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EU Border Agency Could Lose €90 Million From Next Year’s Budget Over Rights Abuses 

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MEPs are demanding at least €90 million of next year’s budget for the European Union’s border agency, Frontex, to be frozen over its failure to protect fundamental values at the EU’s borders. 

That is roughly about 12% of the budget of the crucial body that helps border countries like Malta in battling the migration crisis.  

In June 2021, a four-month-long investigation into Frontex, spearheaded by First Vice-President Roberta Metsola, found evidence supporting allegations of fundamental rights abuses in EU member states where the border agency was involved in joint operations.

The report found that there has been a failure in taking action to address reports of migrant pushbacks across the management of Frontex, yet particularly its executive director, Fabrice Leggeri.

Migrant pushbacks define the illegal practice of summarily forcing migrants to return across a border they have recently crossed or sought to cross. Pushbacks by national border guards have been seen in EU member states such as Greece and Hungary, where Frontex has had a major influence.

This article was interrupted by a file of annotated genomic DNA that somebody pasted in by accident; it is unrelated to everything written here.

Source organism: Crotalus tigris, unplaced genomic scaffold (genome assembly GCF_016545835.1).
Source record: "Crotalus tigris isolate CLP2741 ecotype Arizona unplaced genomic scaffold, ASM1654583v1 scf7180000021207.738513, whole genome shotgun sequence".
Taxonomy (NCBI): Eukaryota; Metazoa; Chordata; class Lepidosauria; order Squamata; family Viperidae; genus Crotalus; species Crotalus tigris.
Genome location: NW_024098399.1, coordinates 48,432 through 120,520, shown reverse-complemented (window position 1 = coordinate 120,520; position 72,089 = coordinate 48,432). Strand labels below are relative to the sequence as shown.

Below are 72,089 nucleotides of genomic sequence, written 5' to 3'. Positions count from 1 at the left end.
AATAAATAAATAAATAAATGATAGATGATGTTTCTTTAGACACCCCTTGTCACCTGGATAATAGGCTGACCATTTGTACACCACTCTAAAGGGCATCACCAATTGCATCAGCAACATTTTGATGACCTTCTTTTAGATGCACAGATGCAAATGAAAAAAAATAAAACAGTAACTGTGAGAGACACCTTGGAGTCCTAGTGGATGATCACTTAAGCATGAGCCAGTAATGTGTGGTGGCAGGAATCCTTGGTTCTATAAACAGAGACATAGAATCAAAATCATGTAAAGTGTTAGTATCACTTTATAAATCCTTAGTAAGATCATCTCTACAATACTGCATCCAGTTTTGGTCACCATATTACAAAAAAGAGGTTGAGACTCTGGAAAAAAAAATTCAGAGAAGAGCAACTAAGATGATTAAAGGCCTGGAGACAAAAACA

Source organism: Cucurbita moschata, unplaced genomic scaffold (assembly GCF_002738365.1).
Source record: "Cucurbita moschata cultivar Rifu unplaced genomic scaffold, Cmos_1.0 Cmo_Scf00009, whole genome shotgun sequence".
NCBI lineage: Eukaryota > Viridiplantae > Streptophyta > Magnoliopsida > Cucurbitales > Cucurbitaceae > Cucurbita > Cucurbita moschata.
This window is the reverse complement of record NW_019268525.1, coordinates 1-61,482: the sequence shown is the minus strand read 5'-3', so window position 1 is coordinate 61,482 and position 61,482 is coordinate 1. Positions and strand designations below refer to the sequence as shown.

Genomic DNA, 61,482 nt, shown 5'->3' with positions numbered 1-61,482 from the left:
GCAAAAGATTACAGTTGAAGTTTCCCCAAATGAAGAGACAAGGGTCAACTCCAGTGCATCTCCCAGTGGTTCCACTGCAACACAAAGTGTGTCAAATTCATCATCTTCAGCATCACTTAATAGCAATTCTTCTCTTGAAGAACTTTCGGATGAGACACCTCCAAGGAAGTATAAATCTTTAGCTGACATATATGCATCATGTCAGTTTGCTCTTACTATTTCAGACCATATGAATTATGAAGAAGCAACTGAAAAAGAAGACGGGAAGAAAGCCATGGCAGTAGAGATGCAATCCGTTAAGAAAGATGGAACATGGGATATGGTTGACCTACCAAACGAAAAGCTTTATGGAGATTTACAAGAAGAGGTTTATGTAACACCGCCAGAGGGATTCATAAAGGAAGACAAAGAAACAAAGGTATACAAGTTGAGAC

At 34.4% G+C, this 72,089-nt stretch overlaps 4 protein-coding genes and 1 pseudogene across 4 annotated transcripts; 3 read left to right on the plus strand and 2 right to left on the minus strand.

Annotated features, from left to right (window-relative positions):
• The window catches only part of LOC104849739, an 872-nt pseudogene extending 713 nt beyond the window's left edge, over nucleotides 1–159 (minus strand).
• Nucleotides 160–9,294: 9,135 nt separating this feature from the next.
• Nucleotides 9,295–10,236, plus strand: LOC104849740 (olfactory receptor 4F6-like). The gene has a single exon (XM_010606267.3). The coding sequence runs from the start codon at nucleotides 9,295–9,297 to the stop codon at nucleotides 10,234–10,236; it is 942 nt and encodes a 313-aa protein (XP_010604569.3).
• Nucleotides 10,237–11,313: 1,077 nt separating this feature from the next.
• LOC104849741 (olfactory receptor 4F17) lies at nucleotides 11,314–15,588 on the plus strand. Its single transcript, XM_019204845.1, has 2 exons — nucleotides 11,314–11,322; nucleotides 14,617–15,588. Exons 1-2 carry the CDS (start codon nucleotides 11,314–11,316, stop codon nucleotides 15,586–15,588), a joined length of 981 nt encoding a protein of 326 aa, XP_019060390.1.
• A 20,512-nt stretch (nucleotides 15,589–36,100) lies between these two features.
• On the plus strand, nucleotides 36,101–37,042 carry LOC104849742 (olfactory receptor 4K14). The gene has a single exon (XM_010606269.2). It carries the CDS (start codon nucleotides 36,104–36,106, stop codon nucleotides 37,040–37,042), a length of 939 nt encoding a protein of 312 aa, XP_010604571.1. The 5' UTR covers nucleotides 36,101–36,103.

While no evidence of direct pushbacks by Frontex agents was found, the report did highlight that management had ignored reports, including video evidence, of human rights abuses violations in places where Frontex operates.

It also identified that Frontex’s executive director deliberately delayed the hiring of personnel whose jobs would be to monitor rights at Frontex operations.

MEPs have recognised  Frontex’s ongoing efforts to remedy these shortcomings. However, they are demanding that part of the budget be frozen and only be made available once the agency has fulfilled a number of specific conditions. 

These include recruiting 20 missing fundamental rights monitors and three deputy executive directors; setting up a mechanism for reporting serious incidents on the EU’s external borders and a functioning fundamental rights monitoring system. 

This article is part of a content series called Ewropej. This is a multi-newsroom initiative part-funded by the European Parliament to bring the work of the EP closer to the citizens of Malta and keep them informed about matters that affect their daily lives. This article reflects only the author’s view. The European Parliament is not responsible for any use that may be made of the information it contains.

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Julian is the Editor at Lovin Malta with a particular interest in politics, the environment, social issues, and human interest stories.

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